The iBehave PhD program offers a comprehensive and interdisciplinary training program for graduate students in neuroscience. The program is designed to prepare students for successful careers in academia or industry by providing them with a cutting-edge education and research training in emerging interdisciplinary research areas.
Each iBehave PhD student will have several advisors, including a main PI who is primarily responsible for their supervision, a co-PI, and a group of advising PIs who will form the Thesis Advisory Committee (TAC). The TAC will oversee the student’s progress, evaluate their work, and provide guidance and feedback to help them succeed in their research and academic pursuits. iBehave PhD students will be registered in existing graduate schools at their respective institutions and complete TAC reports according to their respective Graduate School requirements. However, we recommend that you submit your reports to iBehave Coordination office using iTrack. This will help us to stay updated on your progress and provide any additional support or guidance that you may need.
The program also offers a seminar series on iBehave topics to complement the curricula. „Wet-lab“ students will receive basic training in computational neuroscience to foster direct communication across disciplines. Conversely, students with a computational background will have access to classes in iBehave’s Master programs to deepen their understanding of the neurobiological underpinnings of behavior. The program will also offer trainings through the technology platforms/makerspaces, from general electronics basics and principles of setup design to specific programming to benefit from iBehave-developed iBOTS platform. The aim is to equip students with the skills needed to successfully conduct their research using the latest tools and technologies available in the field of neuroscience.
iBehave PhD students will also have the opportunity to participate in a yearly retreat. The retreat is a gathering of all iBehave PhDs and PostDocs where they can learn about the research interests of the various PIs in the network, as well as learn about the research projects of their peers. The retreat is designed to provide scientific background in the topics covered by iBehave, and also to foster peer-networking at the junior level. This can be an invaluable opportunity for students to learn about new research developments, exchange ideas with their peers, and potentially form new collaborations.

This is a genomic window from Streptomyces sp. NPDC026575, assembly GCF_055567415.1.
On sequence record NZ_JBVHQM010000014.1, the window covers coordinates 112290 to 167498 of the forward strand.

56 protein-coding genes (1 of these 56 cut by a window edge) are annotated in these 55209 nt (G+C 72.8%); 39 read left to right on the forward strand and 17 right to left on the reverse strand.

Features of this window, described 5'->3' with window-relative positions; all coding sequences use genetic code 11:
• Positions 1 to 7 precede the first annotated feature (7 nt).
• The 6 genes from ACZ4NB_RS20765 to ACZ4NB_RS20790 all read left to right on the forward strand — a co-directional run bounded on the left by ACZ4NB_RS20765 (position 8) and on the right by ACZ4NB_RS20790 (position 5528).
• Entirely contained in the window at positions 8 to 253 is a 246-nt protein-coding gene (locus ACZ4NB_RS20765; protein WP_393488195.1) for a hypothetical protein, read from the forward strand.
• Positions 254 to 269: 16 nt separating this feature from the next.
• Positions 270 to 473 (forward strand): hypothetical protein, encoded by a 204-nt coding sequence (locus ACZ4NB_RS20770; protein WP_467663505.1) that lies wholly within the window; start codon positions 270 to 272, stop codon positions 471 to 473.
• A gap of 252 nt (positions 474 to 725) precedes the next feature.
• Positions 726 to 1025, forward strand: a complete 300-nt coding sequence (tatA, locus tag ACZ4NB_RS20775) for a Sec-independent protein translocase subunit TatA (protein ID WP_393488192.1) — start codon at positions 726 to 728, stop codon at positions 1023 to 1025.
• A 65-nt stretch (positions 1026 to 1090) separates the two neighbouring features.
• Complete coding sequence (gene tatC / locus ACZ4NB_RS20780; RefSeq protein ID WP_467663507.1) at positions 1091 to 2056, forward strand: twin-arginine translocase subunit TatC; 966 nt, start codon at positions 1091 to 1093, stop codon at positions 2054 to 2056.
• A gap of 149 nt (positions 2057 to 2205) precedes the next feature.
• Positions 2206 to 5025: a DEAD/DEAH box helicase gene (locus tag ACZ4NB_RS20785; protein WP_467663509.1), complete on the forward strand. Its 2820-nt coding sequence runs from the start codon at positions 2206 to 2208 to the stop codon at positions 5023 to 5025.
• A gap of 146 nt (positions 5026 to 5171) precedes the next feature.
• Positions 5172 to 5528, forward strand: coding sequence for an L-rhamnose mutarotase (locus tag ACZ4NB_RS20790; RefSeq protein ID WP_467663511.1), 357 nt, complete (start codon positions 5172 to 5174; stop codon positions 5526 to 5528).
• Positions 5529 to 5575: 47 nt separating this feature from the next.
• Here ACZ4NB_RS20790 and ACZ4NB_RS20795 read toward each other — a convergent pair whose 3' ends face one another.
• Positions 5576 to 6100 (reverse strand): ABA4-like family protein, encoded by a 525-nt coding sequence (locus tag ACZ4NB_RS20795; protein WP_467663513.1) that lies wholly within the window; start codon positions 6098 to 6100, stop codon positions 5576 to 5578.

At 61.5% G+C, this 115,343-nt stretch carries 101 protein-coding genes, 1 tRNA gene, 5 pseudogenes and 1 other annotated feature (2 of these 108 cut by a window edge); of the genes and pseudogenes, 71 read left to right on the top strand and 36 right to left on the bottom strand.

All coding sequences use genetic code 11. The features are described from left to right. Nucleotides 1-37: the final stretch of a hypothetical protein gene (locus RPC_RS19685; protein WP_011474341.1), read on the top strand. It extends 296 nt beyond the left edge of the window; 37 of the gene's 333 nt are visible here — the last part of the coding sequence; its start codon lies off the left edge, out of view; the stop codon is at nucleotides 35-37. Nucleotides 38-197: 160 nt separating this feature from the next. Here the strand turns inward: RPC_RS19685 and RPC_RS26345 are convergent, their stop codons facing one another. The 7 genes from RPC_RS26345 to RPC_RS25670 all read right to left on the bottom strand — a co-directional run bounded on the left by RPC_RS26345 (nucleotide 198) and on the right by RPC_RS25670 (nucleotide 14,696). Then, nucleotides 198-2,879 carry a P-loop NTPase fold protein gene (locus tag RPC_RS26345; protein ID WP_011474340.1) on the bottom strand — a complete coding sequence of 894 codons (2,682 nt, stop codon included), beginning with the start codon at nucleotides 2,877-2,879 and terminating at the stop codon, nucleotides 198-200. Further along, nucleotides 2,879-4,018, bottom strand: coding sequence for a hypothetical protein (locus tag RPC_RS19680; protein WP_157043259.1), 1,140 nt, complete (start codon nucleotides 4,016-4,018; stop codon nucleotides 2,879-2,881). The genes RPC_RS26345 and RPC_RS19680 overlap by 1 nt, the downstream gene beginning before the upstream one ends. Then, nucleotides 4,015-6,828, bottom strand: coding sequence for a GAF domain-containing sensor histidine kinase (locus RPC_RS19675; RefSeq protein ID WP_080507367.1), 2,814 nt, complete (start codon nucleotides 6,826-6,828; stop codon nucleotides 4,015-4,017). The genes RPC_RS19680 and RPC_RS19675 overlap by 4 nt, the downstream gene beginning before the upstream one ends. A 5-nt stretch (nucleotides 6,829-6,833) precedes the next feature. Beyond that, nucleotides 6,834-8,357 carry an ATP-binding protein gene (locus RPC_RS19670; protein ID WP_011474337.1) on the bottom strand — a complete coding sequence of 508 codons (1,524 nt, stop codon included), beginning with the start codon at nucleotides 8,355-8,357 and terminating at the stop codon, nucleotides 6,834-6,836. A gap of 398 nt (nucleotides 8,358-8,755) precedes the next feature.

Overall, the iBehave PhD program provides a comprehensive and interdisciplinary training program to prepare students for successful careers in neuroscience, academia, or industry. The program aims to provide a supportive and collaborative environment for students to develop their skills and knowledge, collaborate with peers and mentors, and make important contributions to the field of neuroscience.
Life in Germany
Facts about Germany
Mobile phone accounts
Transport in Germany
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In addition to the resources provided above, here are some additional resources for PhD students about life in Germany:
Health insurance: In Germany, it is mandatory to have health insurance. PhD students can either opt for the public health insurance or the private health insurance. Public health insurance is more common among students and is generally more affordable than private health insurance. It is recommended to compare different health insurance providers to find the one that suits your needs best.
Address Registration: In Germany, it’s mandatory for anyone staying for over three months to register their address with the Resident Registration Office. This office is responsible for keeping track of all residents within their jurisdiction. During registration, you’ll need to provide your passport, visa (if you have one), and proof of address such as a rental contract. It’s important to update your address with the office if you move or leave Germany to prevent any legal issues or problems with receiving important documents. If you need assistance, you can contact your institute secretary or the iBehave Coordination office.